Discovering the relationship between autism and epilepsy
Researchers at the University of Veracruz (UV), in the west coast of Mexico, have studied the neurobiological link between autism spectrum disorder (ASD) and epilepsy in order to understand why the brain of an autistic child is 20-30 percent more susceptible to seizures that an infant without the condition.
To understand the relationship, Angel Alberto Puig Lagunes, a doctoral student in Brain Research of the UV works with two experimental models, one with autism and the other of epilepsy. Thirty percent of autistic people may have some form of epilepsy at some point in their lives, especially during childhood and adolescence.
The research seeks to understand the differences in the amount of neurotransmitters and receptors that may determine susceptibility to seizures. "If we know what happens in the brain structures of lab rats using these models, we can generate new insights into the characteristics that patients with ASD present that make them more susceptible to having seizures and may in the future provide new drugs or non-pharmacological interventions treatments for such illness," says Angel Puig.
The World Health Organization estimates that worldwide, one in 160 children under 12 years of age has autism. In Mexico, there are about 46,000 people with this disease.
The specialist says that one to 1.5 percent of the global population have epilepsy, equivalent to 50 million people. Epidemiological data indicate that between 20 and 35 percent of children with autism have this condition; however, the neurobiological causes of such comorbidity are yet unknown.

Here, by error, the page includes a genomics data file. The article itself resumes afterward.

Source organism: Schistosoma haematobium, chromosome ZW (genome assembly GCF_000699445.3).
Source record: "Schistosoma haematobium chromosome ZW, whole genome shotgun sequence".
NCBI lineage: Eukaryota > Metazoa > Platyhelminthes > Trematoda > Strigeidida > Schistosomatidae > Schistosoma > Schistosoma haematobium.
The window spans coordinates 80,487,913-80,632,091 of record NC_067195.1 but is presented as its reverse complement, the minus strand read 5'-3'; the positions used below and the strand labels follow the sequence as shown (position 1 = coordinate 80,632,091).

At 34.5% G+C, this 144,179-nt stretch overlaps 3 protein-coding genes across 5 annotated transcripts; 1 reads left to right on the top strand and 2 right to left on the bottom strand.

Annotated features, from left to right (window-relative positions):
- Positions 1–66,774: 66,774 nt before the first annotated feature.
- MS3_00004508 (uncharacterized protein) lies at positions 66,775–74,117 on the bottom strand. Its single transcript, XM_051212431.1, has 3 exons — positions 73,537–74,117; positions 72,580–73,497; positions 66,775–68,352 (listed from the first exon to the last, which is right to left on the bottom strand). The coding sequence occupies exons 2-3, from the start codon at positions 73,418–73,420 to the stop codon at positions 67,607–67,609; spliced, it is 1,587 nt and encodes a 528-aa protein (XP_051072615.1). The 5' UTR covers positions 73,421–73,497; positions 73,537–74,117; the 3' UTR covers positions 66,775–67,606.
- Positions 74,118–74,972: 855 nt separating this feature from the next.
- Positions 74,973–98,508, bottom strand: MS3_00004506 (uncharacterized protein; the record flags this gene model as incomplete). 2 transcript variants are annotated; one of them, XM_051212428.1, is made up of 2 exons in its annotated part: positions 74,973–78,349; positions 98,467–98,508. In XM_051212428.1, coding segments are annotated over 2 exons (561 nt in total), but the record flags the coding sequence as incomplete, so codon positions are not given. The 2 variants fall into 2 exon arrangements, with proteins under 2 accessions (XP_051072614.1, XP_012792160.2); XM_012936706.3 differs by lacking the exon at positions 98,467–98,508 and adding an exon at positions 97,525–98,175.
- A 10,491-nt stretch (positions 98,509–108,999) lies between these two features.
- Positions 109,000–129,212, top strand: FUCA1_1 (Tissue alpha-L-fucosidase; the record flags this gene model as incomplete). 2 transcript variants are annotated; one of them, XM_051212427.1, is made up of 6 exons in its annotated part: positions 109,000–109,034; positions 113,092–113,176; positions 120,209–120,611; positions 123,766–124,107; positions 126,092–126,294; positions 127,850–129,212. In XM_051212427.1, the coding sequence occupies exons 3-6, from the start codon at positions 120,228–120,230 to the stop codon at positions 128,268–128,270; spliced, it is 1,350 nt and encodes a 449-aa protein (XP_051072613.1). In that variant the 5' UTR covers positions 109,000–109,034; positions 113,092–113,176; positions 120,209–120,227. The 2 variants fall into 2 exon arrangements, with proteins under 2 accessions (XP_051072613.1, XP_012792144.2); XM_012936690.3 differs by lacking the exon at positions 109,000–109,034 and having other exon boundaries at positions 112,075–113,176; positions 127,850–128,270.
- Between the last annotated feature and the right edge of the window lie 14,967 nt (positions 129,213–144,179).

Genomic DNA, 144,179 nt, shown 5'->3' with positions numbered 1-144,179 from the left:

In response, Puig Lagunes, in collaboration with Maria Leonor López-Meraz, Jorge Manzo Denes and Rebeca Toledo Cárdenas, assess neurochemical changes that occur in brain structures such as the hippocampus, amygdala, cerebellum and frontal cortex exposed to valproic acid, areas involved in autism and epilepsy.
The researcher analyzes seizures through drugs like pentylenetetrazol, used to induce crisis, and valproic acid, an anticonvulsant that is applied prenatally to rats, since research has shown that when it is administered to a pregnant woman there is greater likelihood that her child will be born with ASD or congenital malformations.
With this method, the researchers study whether fetuses exposed to the drug are more susceptible to presenting seizures, allowing them to identify at a neurobiological level what happens in the brain of an autistic person.
The results of this research show that like children with autism, laboratory rats that were prenatally exposed to valproic acid are more susceptible to presenting tonic-chronic seizures, common in people with generalized epilepsy.